Production on "Open Mic Night," Photo Courtesy The Bottleneck
When you love the Lawrence music scene as much as Matt Toplikar does, it’s hard not to show it off. The local filmmaker has been hard at work all week on a film he wrote, directed, and produced called “Open Mic Night.” When it comes to the big screen, you’ll see so many familiar faces in the film that it may be hard for you to contain your excitement over the scene, too.

Brendan Hangauer during production of the film.
Rounding up the locals

The film stars Brendan Hangauer, of Fourth of July. Toplikar says Hangauer plays a musician who falls for another musician at an open mic night. He then spends the rest of his days trying to find her at various open mic nights around town. The inspiration for the film came to Toplikar after watching Fourth of July videos on YouTube. “I’ve been friends with Brendan Hangauer for a while now, we used to be neighbors,” says Toplikar. “We’ve always gotten along real well, and I always thought he’s not just a good musician, but an interesting guy. So I thought he would play well in a movie.”

Marty Hillard in "Open Mic Night,"
Hangauer won’t be the only local musician in the film. Toplikar recruited a host of other rockers and their musical talents, including Jordan Geiger (of Hospital Ships) and Marty Hillard (of Cowboy Indian Bear). “I wanted to do a project where I got to work with a lot of the musicians that I admire around this town,” says Toplikar, who has been especially fond of Hillard’s work from as far back as his early days playing in The Sister Maria. “It’s weird sometimes, when you meet people and you think they might play well on film. He’s definitely one of them.”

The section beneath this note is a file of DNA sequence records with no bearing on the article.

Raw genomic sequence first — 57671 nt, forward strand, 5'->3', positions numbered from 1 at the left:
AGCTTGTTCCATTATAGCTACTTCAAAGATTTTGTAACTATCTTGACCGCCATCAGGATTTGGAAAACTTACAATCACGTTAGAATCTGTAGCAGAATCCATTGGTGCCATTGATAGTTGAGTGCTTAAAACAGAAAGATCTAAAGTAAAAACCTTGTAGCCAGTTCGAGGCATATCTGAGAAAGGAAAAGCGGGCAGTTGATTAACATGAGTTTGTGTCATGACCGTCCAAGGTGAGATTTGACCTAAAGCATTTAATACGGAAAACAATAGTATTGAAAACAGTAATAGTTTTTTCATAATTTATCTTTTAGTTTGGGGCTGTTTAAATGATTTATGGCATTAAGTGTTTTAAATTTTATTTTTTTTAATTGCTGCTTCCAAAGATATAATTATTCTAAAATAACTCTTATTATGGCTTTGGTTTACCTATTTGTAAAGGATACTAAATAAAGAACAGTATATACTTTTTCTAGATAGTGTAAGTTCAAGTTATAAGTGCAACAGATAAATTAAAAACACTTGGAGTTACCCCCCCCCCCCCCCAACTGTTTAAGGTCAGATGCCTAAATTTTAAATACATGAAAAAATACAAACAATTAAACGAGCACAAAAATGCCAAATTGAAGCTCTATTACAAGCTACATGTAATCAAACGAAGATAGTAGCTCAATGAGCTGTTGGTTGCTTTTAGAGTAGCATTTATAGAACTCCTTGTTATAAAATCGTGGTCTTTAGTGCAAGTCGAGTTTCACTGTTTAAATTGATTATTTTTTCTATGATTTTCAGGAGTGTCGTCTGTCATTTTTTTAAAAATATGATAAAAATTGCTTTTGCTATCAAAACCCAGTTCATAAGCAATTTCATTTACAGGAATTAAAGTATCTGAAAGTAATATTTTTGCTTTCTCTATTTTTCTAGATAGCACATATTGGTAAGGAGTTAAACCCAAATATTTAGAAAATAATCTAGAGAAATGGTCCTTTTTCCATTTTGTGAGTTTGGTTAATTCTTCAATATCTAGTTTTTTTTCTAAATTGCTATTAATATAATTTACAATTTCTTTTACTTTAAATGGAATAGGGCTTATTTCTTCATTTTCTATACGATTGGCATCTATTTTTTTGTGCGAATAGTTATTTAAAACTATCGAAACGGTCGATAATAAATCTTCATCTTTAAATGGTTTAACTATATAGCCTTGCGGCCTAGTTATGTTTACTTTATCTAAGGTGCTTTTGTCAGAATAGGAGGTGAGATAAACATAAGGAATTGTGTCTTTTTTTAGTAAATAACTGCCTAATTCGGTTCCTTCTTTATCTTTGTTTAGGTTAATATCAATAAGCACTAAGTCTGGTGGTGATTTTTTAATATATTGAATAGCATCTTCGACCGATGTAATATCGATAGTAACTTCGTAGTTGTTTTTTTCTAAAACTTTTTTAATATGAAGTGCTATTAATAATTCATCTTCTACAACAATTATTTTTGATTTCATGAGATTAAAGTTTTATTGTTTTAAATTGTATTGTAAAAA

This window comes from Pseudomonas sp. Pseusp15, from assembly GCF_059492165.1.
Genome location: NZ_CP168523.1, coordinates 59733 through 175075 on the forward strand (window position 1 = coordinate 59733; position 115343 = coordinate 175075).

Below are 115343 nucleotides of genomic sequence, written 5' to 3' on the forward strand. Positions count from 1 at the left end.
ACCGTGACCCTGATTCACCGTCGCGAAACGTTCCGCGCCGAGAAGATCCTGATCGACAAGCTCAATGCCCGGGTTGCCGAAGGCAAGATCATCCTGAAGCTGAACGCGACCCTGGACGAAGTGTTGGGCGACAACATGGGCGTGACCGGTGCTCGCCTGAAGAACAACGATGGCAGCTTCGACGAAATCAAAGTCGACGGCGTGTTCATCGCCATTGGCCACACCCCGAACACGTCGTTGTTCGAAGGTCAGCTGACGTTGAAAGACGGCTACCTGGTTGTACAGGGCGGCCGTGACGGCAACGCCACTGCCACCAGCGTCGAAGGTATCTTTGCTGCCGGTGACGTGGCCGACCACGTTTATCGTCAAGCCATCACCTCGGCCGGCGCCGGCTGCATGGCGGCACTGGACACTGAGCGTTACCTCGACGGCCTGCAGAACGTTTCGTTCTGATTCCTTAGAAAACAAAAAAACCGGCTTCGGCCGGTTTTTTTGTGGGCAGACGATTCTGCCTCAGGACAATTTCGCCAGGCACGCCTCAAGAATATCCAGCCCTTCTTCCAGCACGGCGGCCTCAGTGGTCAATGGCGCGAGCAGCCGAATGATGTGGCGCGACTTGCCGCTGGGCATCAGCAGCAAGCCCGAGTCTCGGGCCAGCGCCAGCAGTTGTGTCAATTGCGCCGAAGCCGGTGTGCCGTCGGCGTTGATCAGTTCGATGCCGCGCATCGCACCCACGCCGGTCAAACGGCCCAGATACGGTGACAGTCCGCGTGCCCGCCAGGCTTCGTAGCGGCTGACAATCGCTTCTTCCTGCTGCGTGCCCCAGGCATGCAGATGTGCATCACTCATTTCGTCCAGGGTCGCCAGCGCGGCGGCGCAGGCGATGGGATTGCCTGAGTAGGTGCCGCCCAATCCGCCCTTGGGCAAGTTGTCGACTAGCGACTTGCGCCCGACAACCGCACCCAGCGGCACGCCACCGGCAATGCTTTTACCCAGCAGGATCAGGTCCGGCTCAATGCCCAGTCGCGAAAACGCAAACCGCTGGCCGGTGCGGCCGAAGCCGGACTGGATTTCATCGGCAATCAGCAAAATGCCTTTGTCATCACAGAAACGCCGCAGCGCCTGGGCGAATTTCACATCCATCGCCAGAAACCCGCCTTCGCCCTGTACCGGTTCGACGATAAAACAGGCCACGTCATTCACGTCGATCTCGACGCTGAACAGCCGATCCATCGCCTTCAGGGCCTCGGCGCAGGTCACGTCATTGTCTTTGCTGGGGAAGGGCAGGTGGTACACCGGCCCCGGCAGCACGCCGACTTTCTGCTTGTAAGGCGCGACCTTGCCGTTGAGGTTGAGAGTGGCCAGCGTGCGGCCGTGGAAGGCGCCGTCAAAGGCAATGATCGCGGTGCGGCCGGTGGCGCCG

A unique position

We, as Lawrencians, should have reason to get excited that (of all the filmmakers out there) Toplikar is the one tackling the Lawrence music scene. He grew up in Lawrence and spent several years working at Liberty Hall, and in recent years he spends his time working on the set of Breaking Bad. But as soon as he gets a free moment, he makes the trek back to Larryville.

The scene from outside the Bottleneck during production
He spent nearly every day this week tirelessly shooting the film at various venues, including The Bottleneck and the Taproom. These are the places that mattered the most to him growing up. “It’s definitely the town where I feel like my personality developed. It’s a town I really love from bottom of my heart, I really miss it a lot,” says Toplikar. “This movie is sort of a love letter to Lawrence, to a certain sliver of the Lawrence music scene… I felt like I was in a unique position to say something about it, share it with people in some way.”

After this week, Toplikar heads back to Albuquerque for a few projects before returning to work on the set of “Breaking Bad.” During that time, he’s going to edit the movie and hopefully be able to return home for the holidays with a little Christmas gift for Lawrence and a showing at Liberty Hall. But he’s not leaving without indulging in a Cowboy Indian Bear set on Friday. Shooting may be wrapping up, but Toplikar is far from finished when it comes to spreading his love of the scene to his crew, most of whom followed him down to Lawrence from Albuquerque. “I get to show them my hometown and the music scene here, and they’re all getting very excited about it, talking like ‘Oh we should come back and do music videos for these bands,'” says Toplikar. “That’s kind of a really cool thing for me.”

It’s kind of a really cool thing for us, too.

by Fally Afani



Fally Afani is an award-winning journalist with a career spanning more than 20 years in media. She has worked extensively in radio, television, newspapers, magazines, and more.

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